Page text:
“I believe alien life is quite common in the universe, although intelligent life is less so. Some say it has yet to appear on planet Earth”. Stephen Hawking
Copyright © 2017 by Dennis Roscoe, Ph.D.         Last Update was December 11, 2017

About Dennis Roscoe

Dr.  Dennis Roscoe holds a Bachelor and Masters Degree in Electrical Engineering and a Ph.D. in Neurophysiology from the University of Arizona, School of Medicine. He has been a Professor of Biomedical Engineering at Case Western Reserve University, Cleveland, Ohio and a Professor of Neurology at the University of Wisconsin Madison, College of Medicine.  Dr. Roscoe has combined his engineering and medical background to design and develop medical devices and has been the founder and president of two medical device companies.  For the last ten years, he has also developed a passion for astrophotography and currently owns and operates his own personal observatory. He specializes in the imaging of deep space objects such as nebulae and in May 2014 his images were published in TIME.com.   He is currently an instructor at the University of Wisconsin Waukesha and teaching astrophotography and astronomy.  Dr. Roscoe resides in his country home just northwest of Genesee Depot, Wisconsin. Dr. Roscoe has explored many aspects of the cosmos, but has a particular love for nebulae.  Nebulae are not only remnants of dead or exploded stars, but the birth place and nursery for new stars.  They are a cosmic recycling plant to which we can trace the origins of the atoms which make up our very existence. As Carl Sagan so appropriately stated; “We are all star stuff”.  Our own sun was once formed in a nebula not all that different from the ones that Dr. Roscoe photographs.  Every time I photograph a nebula I am reminded how insignificant we really are in the big picture of the universe.  Through a deeper understanding of the cosmos, we can one day dispel all of our superstitions and find our true place in the universe.

About

RoscoeSkies

About the Images

The Gallery images were formed by an astrophotography technique known as Narrow Band Imaging with the use of the Hubble color palette. Typically, eight 30 min exposures, called sub-frames, are taken for each of three different narrow band filters. These filters pass ionized sulfur, hydrogen, and oxygen wavelengths to form the red, green and blue components of the color image. In total, it takes about 12 hours of imaging time to form a final color image. The sub-frame images were taken through a 130mm refractor telescope with an 8 mega pixel astronomical camera. There is pre-processing done (Nebulosity 4.0) to remove noise from the sub-frame images and then additional post- processing of the master color image with Photoshop.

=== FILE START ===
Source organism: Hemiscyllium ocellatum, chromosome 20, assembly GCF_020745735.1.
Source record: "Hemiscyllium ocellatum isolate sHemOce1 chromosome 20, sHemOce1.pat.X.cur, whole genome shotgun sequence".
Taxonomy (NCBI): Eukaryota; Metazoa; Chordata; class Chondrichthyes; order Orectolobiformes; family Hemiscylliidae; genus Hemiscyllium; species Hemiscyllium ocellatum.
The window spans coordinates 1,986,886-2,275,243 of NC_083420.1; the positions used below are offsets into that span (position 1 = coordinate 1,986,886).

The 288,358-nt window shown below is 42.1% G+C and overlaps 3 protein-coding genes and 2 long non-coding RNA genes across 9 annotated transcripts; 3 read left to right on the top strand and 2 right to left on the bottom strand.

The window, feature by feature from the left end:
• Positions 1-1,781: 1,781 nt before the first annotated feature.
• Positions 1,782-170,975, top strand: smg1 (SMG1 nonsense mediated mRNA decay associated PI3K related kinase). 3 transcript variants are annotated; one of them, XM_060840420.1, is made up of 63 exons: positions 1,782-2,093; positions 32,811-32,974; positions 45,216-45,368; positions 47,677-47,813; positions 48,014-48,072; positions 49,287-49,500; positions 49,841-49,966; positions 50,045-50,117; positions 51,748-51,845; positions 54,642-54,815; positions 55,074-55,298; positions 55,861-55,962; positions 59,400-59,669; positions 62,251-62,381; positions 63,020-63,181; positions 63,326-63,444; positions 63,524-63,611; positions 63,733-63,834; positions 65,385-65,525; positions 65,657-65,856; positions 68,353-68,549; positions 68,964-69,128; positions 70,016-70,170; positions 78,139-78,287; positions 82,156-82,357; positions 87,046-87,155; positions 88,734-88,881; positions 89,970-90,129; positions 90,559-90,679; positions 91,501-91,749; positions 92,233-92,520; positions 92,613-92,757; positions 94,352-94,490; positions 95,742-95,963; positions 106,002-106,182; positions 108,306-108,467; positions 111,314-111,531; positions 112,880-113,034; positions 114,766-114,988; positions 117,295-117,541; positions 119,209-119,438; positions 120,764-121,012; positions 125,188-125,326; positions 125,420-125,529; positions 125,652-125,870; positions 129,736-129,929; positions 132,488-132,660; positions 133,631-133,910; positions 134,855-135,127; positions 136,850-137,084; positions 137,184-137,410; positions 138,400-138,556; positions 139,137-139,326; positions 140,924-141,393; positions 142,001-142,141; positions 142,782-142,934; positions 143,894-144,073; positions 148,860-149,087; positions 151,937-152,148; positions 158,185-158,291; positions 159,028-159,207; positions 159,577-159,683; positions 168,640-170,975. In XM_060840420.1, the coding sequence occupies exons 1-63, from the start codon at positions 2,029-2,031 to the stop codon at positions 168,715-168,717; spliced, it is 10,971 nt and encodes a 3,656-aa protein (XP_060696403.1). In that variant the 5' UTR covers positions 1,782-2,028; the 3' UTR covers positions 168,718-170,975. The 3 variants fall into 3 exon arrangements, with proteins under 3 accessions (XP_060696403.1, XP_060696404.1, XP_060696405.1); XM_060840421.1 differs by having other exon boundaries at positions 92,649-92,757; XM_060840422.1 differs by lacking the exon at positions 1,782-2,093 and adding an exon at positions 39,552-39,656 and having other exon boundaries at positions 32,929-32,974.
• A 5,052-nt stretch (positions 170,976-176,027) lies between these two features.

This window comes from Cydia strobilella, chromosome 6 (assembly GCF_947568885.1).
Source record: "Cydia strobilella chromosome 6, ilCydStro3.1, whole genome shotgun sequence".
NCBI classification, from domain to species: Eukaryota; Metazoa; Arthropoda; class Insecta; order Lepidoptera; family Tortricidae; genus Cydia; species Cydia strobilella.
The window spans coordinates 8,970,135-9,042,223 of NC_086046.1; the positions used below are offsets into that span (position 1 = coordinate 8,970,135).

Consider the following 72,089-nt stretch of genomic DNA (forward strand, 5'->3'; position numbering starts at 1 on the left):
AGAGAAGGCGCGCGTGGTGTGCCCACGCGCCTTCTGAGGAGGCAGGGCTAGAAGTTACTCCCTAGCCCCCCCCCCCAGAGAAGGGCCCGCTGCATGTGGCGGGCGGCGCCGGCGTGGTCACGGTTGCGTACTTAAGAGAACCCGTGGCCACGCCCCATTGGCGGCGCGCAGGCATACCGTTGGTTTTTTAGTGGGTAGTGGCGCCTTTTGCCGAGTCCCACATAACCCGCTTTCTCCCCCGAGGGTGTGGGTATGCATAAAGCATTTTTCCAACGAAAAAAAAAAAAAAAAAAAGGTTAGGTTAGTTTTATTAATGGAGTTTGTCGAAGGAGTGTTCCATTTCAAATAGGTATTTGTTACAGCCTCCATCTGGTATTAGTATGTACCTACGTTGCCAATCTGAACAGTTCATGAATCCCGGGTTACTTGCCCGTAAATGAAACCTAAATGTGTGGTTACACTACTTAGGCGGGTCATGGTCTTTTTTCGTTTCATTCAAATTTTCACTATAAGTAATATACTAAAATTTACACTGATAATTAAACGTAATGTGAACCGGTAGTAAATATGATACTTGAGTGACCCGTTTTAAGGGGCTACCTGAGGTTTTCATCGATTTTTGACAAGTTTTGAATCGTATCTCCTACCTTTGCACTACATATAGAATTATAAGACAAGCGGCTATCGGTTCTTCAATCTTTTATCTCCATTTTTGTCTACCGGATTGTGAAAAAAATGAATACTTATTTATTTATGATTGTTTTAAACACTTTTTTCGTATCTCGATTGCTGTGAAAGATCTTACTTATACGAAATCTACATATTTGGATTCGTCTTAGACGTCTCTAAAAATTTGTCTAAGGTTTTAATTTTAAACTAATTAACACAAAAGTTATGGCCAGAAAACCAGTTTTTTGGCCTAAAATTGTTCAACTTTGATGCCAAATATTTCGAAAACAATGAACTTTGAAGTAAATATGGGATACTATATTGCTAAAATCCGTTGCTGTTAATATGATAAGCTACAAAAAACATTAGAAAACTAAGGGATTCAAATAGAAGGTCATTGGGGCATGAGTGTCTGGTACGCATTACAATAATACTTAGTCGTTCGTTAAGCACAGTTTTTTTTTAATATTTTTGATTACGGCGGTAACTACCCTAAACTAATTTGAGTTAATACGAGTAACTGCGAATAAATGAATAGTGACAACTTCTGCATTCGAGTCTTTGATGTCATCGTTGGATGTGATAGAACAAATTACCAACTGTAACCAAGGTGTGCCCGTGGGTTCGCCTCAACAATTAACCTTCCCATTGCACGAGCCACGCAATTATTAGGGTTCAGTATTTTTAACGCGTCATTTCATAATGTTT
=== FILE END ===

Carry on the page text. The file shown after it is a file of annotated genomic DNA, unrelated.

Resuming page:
“The nitrogen in our DNA, the calcium in our teeth, the iron in our blood, the carbon in our apple pies were made in the interiors of collapsing stars. We are made of star stuff" -  Carl Sagan
Copyright © 2015 by Dennis Roscoe,    Last Update was August 28, 2015

About Dennis Roscoe

Dr.  Dennis Roscoe holds a Bachelor and Masters Degree in Electrical Engineering and a Ph.D. in Neurophysiology from the University of Arizona, School of Medicine. He has been a Professor of Biomedical Engineering at Case Western Reserve University, Cleveland, Ohio and a Professor of Neurology at the University of Wisconsin Madison, College of Medicine.  Dr. Roscoe has combined his engineering and medical background to design and develop medical devices and has been the founder and president of two medical device companies.  For the last ten years, he has also developed a passion for astrophotography and currently owns and operates his own personal observatory. He specializes in the imaging of deep space objects such as nebulae and in May 2014 his images were published in TIME.com.   He is currently an instructor at the University of Wisconsin Waukesha and teaching astrophotography and astronomy.  Dr. Roscoe resides in his country home just northwest of Genesee Depot, Wisconsin. Dr. Roscoe has explored many aspects of the cosmos, but has a particular love for nebulae.  Nebulae are not only remnants of dead or exploded stars, but the birth place and nursery for new stars.  They are a cosmic recycling plant to which we can trace the origins of the atoms which make up our very existence. As Carl Sagan so appropriately stated; “We are all star stuff”.  Our own sun was once formed in a nebula not all that different from the ones that Dr. Roscoe photographs.  Every time I photograph a nebula I am reminded how insignificant we really are in the big picture of the universe.  Through a deeper understanding of the cosmos, we can one day dispel all of our superstitions and find our true place in the universe.

About

RoscoeSkies